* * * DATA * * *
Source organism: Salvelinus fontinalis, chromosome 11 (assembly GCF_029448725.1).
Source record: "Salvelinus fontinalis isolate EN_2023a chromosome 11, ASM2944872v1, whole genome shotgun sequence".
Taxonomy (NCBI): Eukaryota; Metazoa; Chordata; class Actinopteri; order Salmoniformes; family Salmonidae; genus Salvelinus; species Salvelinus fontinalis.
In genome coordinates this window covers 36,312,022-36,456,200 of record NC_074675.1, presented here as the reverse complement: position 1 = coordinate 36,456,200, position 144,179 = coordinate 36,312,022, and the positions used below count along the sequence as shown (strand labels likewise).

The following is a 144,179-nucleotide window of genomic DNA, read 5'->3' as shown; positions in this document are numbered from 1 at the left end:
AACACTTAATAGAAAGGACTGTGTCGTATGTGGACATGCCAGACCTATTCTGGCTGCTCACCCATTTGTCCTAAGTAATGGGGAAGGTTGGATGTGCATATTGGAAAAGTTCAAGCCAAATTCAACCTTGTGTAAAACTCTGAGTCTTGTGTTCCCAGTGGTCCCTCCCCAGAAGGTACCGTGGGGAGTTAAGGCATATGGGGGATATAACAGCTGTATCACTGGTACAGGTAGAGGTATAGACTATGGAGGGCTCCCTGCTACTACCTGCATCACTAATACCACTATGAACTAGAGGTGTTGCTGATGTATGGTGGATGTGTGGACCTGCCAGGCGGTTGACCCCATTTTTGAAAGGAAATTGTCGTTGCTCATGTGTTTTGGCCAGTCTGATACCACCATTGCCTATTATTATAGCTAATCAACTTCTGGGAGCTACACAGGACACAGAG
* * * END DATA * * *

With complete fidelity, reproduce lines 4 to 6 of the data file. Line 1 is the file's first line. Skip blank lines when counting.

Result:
In genome coordinates this window covers 36,312,022-36,456,200 of record NC_074675.1, presented here as the reverse complement: position 1 = coordinate 36,456,200, position 144,179 = coordinate 36,312,022, and the positions used below count along the sequence as shown (strand labels likewise).

The following is a 144,179-nucleotide window of genomic DNA, read 5'->3' as shown; positions in this document are numbered from 1 at the left end:
AACACTTAATAGAAAGGACTGTGTCGTATGTGGACATGCCAGACCTATTCTGGCTGCTCACCCATTTGTCCTAAGTAATGGGGAAGGTTGGATGTGCATATTGGAAAAGTTCAAGCCAAATTCAACCTTGTGTAAAACTCTGAGTCTTGTGTTCCCAGTGGTCCCTCCCCAGAAGGTACCGTGGGGAGTTAAGGCATATGGGGGATATAACAGCTGTATCACTGGTACAGGTAGAGGTATAGACTATGGAGGGCTCCCTGCTACTACCTGCATCACTAATACCACTATGAACTAGAGGTGTTGCTGATGTATGGTGGATGTGTGGACCTGCCAGGCGGTTGACCCCATTTTTGAAAGGAAATTGTCGTTGCTCATGTGTTTTGGCCAGTCTGATACCACCATTGCCTATTATTATAGCTAATCAACTTCTGGGAGCTACACAGGACACAGAG